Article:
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China’s Bid to Write the Global Rules on Data Security

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China’s Bid to Write the Global Rules on Data Security

The new “Global Initiative on Data Security” is an attempt to wrest control of the data security narrative away from the U.S.

China’s Bid to Write the Global Rules on Data Security
Credit: Illustration by Catherine Putz

On September 8, speaking at an international seminar on digital governance, China’s Foreign Minister Wang Yi unveiled a new “Global Initiative on Data Security.” In the words of Foreign Ministry spokesperson Zhao Lijian, the new initiative is an attempt at “contributing Chinese wisdom to international rules-making” on data governance.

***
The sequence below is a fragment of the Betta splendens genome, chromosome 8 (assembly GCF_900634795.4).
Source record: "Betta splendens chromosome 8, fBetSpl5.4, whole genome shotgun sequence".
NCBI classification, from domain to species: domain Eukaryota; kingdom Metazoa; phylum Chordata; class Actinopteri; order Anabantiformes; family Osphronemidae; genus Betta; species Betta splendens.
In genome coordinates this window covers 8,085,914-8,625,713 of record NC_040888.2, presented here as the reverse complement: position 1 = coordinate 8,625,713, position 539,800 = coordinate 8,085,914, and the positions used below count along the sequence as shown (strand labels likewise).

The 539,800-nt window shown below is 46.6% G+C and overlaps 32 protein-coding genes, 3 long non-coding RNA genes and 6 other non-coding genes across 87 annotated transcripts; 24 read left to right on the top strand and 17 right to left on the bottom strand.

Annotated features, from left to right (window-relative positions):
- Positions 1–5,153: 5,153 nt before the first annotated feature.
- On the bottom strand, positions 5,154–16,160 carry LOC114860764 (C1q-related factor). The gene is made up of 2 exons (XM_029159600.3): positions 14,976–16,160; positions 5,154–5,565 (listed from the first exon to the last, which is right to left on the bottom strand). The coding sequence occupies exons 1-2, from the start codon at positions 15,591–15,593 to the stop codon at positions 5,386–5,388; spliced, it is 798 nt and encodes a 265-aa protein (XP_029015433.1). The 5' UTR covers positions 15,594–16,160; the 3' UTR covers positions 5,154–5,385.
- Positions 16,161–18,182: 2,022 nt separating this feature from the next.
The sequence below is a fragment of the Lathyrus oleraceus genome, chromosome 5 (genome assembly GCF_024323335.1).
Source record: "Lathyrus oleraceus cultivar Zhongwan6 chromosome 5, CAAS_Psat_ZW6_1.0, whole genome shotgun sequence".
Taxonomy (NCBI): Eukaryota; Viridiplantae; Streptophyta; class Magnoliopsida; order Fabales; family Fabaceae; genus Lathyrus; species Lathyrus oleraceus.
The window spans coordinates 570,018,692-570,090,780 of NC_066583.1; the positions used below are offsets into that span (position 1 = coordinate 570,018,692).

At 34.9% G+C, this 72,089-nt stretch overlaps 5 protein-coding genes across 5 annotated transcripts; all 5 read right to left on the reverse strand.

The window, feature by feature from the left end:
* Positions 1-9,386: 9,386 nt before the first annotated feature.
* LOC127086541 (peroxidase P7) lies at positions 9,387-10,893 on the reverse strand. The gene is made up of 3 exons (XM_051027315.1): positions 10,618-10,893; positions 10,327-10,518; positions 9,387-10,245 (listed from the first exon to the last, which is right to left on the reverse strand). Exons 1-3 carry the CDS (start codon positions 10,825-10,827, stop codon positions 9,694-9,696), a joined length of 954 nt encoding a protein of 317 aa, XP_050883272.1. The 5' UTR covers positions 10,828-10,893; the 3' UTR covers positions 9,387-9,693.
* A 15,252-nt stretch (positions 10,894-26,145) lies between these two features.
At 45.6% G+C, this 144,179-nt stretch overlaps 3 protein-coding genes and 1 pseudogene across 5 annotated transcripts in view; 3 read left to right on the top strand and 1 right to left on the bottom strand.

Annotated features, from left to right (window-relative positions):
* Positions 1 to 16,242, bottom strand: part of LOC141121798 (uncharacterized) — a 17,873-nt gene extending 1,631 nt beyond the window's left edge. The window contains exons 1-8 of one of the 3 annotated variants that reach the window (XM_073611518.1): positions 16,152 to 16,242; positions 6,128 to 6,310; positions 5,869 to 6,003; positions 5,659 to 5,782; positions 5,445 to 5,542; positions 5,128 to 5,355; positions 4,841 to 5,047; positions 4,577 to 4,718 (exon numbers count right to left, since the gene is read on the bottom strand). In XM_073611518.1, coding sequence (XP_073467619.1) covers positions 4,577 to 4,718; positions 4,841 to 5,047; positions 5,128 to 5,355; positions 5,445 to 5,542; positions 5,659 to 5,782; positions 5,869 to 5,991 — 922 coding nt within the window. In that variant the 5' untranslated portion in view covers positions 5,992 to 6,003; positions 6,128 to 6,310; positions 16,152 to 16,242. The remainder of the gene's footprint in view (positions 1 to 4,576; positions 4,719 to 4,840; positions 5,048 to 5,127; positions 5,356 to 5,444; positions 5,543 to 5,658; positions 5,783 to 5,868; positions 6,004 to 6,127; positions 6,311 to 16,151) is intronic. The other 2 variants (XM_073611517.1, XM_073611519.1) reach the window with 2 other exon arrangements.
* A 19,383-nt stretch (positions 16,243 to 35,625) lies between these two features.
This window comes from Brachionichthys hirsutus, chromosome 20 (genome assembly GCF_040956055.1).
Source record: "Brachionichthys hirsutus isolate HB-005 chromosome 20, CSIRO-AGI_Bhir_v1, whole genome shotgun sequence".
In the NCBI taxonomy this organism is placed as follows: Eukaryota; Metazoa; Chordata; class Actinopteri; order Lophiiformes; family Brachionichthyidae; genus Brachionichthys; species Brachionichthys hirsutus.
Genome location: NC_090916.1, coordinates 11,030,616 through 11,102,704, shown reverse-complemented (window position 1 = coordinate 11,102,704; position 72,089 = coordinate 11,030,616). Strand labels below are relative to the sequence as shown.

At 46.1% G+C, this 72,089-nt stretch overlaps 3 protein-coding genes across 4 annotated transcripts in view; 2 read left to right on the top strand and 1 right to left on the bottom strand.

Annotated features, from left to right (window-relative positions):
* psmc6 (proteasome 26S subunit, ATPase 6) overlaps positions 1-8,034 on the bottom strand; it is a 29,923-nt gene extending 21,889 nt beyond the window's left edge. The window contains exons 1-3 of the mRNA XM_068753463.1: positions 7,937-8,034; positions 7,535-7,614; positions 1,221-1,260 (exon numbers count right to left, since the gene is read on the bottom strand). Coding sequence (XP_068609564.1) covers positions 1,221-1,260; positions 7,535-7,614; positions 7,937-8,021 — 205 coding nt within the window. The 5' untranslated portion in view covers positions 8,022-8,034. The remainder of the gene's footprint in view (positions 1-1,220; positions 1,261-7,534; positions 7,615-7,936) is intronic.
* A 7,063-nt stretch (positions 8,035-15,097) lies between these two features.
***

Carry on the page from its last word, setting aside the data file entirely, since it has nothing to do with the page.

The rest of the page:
The initiative, as outlined by Wang, involves eight points:

First, approach data security with an objective and rational attitude, and maintain an open, secure and stable global supply chain.

Second, oppose using ICT activities to impair other States’ critical infrastructure or steal important data.

Third, take actions to prevent and put an end to activities that infringe upon personal information, oppose abusing ICT to conduct mass surveillance against other States or engage in unauthorized collection of personal information of other States.

Fourth, ask companies to respect the laws of host countries, desist from coercing domestic companies into storing data generated and obtained overseas in one’s own territory.